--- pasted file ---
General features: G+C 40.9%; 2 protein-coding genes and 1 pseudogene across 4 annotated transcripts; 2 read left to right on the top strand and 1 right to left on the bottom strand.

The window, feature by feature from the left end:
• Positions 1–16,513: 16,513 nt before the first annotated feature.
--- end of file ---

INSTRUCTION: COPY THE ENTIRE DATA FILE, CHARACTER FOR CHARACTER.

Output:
General features: G+C 40.9%; 2 protein-coding genes and 1 pseudogene across 4 annotated transcripts; 2 read left to right on the top strand and 1 right to left on the bottom strand.

The window, feature by feature from the left end:
• Positions 1–16,513: 16,513 nt before the first annotated feature.